When Leo XII promulgated Aeterni Patris in 1879, he stipulated that the "Leonine," or official, edition of the Summa should always be printed in conjunction with Cajetan’s Commentary. For five hundred years they were studied together. Generations were trained by reading through the Summa article by article with Cajetan’s commentaries in hand. Early printed editions of the Summa typically included them in a Talmudic arrangement, as marginal text running around each article by Aquinas. This edition imitates that example.
Recently, serious thinkers of all denominations – and none – have found new reasons to be interested in St. Thomas. His text is deceptively simple, yet important issues are handled in every article, sometimes below the surface. Cajetan extracts these hidden issues, and explains and elaborates on them with remarkable affinity to modern analytical philosophy. Part of that affinity lies in the use of modal logic, a tool whose importance was overlooked between the Renaissance and the twentieth century. The time is ripe for an analytically-inspired translation of Thomas: hence this volume.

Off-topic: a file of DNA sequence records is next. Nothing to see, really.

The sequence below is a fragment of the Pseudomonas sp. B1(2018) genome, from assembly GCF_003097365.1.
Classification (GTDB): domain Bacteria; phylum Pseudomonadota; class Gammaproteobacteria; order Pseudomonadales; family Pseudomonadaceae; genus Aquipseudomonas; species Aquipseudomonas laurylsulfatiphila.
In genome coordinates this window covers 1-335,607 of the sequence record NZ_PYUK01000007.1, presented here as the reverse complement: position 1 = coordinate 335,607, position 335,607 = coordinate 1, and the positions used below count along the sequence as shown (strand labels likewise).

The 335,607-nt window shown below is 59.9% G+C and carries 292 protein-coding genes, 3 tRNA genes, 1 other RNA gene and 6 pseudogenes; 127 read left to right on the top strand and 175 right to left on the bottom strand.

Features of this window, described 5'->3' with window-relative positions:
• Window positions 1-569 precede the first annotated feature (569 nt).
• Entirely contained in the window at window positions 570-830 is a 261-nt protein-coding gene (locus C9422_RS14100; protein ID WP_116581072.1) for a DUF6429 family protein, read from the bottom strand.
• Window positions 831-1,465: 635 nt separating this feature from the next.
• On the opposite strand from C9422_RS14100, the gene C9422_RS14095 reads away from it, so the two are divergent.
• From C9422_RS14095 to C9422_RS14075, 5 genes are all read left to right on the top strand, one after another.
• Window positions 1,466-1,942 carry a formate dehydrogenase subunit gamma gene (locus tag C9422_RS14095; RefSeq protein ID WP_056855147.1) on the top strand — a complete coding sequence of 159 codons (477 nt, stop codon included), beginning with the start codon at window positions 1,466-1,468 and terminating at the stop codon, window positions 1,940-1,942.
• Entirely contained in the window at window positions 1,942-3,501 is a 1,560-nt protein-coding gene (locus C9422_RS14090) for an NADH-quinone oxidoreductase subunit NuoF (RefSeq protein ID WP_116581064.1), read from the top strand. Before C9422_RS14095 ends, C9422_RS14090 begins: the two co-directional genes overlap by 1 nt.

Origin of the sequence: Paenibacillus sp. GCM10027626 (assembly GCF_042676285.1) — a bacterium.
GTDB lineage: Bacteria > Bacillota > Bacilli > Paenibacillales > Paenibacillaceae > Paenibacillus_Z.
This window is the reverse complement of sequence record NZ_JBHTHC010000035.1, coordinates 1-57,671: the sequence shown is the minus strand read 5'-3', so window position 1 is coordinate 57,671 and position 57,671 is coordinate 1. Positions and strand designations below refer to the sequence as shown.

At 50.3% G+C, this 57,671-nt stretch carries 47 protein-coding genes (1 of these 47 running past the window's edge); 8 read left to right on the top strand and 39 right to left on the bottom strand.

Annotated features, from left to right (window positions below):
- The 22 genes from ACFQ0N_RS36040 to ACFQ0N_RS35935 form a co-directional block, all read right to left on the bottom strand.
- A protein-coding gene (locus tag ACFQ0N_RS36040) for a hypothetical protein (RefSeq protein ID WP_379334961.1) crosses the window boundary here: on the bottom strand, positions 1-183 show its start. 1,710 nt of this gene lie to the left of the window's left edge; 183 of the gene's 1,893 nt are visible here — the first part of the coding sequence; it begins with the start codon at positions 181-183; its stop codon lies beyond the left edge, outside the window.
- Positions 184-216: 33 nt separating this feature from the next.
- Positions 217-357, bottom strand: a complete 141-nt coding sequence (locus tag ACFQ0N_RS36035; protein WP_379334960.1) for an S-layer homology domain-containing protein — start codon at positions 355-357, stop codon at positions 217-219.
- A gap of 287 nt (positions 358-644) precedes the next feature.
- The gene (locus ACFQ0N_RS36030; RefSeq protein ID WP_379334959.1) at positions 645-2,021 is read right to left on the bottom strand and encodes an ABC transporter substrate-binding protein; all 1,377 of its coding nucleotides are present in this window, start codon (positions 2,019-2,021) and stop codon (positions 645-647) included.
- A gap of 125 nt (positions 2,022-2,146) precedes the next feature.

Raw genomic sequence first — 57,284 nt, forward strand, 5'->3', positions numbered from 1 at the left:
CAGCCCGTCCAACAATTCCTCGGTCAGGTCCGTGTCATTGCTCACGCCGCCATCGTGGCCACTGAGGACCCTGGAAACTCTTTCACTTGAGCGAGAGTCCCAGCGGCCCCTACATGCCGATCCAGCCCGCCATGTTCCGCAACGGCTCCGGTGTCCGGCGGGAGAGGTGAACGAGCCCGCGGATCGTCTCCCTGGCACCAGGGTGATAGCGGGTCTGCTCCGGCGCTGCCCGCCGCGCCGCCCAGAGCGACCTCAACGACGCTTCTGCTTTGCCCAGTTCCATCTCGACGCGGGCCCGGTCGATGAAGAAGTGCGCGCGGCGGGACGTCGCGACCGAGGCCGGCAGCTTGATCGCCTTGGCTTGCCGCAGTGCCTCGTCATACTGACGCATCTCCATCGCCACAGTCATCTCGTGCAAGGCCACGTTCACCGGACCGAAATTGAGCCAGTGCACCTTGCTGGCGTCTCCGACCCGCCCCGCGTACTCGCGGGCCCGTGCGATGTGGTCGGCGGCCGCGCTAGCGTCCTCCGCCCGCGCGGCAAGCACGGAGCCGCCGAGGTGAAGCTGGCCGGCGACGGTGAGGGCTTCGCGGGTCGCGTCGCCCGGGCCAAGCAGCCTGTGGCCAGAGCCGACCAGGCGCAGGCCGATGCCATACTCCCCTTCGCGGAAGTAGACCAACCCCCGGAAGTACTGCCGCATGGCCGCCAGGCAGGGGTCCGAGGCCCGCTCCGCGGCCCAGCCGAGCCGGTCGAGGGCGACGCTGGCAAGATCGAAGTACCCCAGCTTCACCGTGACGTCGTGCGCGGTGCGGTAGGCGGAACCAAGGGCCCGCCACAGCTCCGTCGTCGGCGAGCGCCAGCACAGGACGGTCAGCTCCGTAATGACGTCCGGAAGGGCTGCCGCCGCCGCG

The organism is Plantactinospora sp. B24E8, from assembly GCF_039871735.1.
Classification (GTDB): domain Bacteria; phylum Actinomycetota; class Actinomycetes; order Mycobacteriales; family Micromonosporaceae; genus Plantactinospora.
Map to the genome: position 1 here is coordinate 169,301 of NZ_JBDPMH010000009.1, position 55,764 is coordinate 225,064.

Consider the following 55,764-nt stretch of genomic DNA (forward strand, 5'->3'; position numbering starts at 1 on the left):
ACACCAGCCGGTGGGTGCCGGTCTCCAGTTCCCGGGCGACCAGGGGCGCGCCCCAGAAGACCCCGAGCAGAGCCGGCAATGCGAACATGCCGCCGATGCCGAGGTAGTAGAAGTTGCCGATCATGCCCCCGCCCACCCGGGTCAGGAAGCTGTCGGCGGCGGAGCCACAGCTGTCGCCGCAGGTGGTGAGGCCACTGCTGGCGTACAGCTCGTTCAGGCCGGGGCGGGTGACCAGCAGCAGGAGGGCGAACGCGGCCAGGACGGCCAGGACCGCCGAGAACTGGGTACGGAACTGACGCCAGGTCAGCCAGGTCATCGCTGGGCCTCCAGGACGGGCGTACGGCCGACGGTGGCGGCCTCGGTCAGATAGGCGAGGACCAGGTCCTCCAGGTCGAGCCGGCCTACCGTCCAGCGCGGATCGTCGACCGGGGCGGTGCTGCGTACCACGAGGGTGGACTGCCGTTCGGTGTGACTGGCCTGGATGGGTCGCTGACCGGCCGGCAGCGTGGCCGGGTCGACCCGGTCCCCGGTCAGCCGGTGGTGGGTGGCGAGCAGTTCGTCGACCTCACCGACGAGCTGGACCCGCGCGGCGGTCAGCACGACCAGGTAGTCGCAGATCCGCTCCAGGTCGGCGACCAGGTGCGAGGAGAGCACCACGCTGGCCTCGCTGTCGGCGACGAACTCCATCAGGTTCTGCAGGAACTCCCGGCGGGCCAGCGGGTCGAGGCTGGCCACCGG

Never until now has Cajetan’s Commentary been put into English in its entirety. William Marshner’s translation is consistent with fidelity to the technical force of the original. The translator’s footnotes acknowledge what empirical science has made obsolete in the work of St. Thomas, and also make clear how much today’s science would have saved Thomas useless labor. This volume will, for the first time, make Cajetan’s help available to the modern reader.
"Has long been needed by theology and philosophy students. Latin students may also benefit from seeing translation of 13th century and 16th century Latin authors. This work fills a huge vacuum in theological and general scholarship."~Romanus Cessario, Ave Maria University